30 Oct So How Is China Taking Its Loss at the UNCLOS Arbitral Tribunal? Not Well.
I have been curious to see how China would respond to yesterday’s UNCLOS Annex VII Arbitral Tribunal’s ruling finding it has jurisdiction to hear the Philippines South China Sea related claims. Well, the Chinese Ministry of Foreign Affairs was ready with this blistering response:
Q: The Arbitral Tribunal established at the request of the Republic of the Philippines rendered the award on jurisdiction and admissibility of the South China Sea arbitration. What is China’s comment on that?
A: The Chinese government will not accept nor participate in the South China Sea arbitration unilaterally initiated by the Philippines. The Chinese Foreign Ministry has immediately released a statement to elaborate on China’s solemn position. The award is null and void, and has no binding effect on China. I would like to highlight three points.
First, China has indisputable sovereignty over the South China Sea Islands and the adjacent waters. As a sovereign state and a State Party to the UNCLOS, China is entitled to choose the means and procedures of dispute settlement of its own will. China has all along been committed to resolving disputes with its neighbors over territory and maritime jurisdiction through negotiations and consultations. China and the Philippines have repeatedly reaffirmed in bilateral documents since the 1990s and the Declaration on the Conduct of Parties in the South China Sea (DOC) in 2002 that they shall resolve relevant disputes through negotiations and consultations.
Second, disregarding that the essence of this arbitration case is territorial sovereignty and maritime delimitation and related matters, maliciously evading the declaration on optional exceptions made by China in 2006 under Article 298 of the UNCLOS, and negating the consensus between China and the Philippines on resolving relevant disputes through negotiations and consultations, the Philippines and the Arbitral Tribunal have abused relevant procedures, misrepresented the law and obstinately forced ahead with the arbitration, and as a result, have severely violated the legitimate rights that China enjoys as a State Party to the UNCLOS, completely deviated from the purposes and objectives of the UNCLOS, and eroded the integrity and authority of the UNCLOS.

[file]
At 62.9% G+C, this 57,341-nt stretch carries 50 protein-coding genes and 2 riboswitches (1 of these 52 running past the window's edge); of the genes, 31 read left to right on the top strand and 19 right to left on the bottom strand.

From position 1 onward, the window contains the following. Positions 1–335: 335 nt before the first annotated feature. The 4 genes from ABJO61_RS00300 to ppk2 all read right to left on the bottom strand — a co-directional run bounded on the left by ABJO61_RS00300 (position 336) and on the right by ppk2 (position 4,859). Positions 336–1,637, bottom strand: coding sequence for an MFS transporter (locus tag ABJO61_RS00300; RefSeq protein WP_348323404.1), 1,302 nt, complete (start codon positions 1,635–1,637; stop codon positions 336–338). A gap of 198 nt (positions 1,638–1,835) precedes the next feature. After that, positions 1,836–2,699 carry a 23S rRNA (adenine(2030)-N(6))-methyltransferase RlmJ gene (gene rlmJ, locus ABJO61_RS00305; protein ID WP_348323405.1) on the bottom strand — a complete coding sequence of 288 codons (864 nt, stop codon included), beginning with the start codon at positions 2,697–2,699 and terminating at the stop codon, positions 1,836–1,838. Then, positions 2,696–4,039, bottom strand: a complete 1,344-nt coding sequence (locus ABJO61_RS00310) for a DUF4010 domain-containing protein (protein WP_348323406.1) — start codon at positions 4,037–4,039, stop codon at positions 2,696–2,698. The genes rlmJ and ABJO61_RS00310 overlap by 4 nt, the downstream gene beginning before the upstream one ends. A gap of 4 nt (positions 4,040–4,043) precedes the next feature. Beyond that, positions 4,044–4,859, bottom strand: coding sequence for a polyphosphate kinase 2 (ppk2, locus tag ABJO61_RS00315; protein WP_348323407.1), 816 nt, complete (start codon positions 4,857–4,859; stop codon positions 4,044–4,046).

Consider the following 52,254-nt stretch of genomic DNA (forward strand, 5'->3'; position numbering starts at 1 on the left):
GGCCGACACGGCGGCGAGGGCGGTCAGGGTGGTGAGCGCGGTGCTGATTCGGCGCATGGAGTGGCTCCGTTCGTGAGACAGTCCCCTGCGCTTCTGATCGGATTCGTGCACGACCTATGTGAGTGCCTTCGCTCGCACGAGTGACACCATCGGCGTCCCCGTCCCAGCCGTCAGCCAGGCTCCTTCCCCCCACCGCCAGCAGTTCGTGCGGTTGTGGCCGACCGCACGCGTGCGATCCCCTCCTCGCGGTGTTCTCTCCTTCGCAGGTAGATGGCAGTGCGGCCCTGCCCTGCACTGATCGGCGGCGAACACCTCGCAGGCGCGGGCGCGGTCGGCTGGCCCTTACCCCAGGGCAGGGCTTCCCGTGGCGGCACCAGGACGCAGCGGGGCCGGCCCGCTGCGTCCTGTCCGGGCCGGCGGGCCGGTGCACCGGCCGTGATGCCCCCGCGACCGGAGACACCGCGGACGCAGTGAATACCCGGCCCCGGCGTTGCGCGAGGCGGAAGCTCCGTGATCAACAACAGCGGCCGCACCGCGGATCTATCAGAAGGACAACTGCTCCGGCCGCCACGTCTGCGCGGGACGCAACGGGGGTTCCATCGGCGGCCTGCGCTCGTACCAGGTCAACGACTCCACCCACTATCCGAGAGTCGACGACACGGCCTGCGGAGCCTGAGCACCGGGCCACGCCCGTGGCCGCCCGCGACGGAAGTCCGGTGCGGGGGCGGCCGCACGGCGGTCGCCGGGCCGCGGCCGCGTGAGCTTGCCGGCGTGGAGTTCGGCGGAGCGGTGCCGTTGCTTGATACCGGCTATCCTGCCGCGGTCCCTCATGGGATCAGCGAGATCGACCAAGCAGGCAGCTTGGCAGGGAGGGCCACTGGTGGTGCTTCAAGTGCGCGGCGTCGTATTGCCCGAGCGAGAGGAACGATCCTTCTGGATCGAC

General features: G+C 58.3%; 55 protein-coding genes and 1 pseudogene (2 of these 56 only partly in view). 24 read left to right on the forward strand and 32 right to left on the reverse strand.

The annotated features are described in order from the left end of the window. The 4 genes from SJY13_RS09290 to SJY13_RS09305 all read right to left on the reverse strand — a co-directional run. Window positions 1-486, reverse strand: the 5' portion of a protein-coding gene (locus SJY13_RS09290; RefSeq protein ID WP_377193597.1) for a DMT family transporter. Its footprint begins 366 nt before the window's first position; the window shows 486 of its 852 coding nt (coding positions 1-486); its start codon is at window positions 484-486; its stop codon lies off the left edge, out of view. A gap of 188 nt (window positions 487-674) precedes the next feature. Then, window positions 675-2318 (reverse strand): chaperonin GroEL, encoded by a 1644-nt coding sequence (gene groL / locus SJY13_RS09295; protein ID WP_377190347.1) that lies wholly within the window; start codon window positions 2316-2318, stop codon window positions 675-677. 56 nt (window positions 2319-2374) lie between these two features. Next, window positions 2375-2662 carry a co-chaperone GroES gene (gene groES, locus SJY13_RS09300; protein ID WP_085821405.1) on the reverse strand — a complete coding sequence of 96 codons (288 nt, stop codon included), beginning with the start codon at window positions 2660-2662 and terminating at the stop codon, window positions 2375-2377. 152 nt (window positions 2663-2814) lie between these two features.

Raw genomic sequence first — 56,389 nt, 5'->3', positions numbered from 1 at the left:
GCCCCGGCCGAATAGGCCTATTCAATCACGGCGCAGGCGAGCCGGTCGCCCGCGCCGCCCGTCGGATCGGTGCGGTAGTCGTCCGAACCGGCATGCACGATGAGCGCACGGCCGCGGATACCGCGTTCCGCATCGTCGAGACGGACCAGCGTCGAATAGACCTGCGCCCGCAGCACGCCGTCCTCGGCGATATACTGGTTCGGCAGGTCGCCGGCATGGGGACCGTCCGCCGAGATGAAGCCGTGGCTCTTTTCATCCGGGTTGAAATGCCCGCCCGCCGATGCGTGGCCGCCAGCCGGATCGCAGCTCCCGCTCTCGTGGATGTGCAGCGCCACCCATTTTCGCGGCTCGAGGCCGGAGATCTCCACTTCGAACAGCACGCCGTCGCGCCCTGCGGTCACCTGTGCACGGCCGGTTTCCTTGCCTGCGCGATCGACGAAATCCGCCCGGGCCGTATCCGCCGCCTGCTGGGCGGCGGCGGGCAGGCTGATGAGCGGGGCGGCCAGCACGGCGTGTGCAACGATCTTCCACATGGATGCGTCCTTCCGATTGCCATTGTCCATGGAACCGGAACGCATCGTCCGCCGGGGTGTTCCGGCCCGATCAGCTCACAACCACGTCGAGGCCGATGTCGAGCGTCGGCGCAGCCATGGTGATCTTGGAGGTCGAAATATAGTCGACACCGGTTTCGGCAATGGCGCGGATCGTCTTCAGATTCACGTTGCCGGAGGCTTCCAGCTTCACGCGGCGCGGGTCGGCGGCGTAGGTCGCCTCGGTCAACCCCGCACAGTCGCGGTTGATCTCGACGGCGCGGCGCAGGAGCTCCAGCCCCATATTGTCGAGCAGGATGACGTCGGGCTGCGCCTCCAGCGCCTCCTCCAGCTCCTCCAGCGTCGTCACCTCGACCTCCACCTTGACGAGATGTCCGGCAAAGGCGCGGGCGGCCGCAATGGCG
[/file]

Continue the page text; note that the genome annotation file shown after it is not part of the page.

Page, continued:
Third, as a State Party to the UNCLOS, China firmly opposes the acts of abusing the compulsory procedures for dispute settlement under the UNCLOS, and calls upon all parties concerned to work together to safeguard the integrity and authority of the UNCLOS. China urges the Philippines to honor its own commitments, respect China’s rights under international law, change its course and return to the right track of resolving relevant disputes in the South China Sea through negotiations and consultations. That is the correct path with bright prospects.
The full MFA statement is here, and includes a swipe at the Philippines for using the “cloak of law as a political provocation.” It is worth noting that China is still aiming most of its rhetorical fire at the Philippines, but it has also now directly criticized the Arbitral Tribunal for “abus[ing] relevant procedures [and] misrepresent[ing] the law….” I also detect a slightly larger emphasis in China’s complaint about the “unilateral” nature of this arbitration.
I am also impressed by China’s willingness to just ignore the clear provisions of Article 288(4) of UNCLOS, and simply declare that the Tribunal’s ruling is “null and void” and has “no binding legal effect.” At some point, someone in China is going to have to gin up a legal argument to get past UNCLOS’ clear language giving the Tribunal the power to determine questions of jurisdiction. But for now, it looks like China is going to stick to its guns.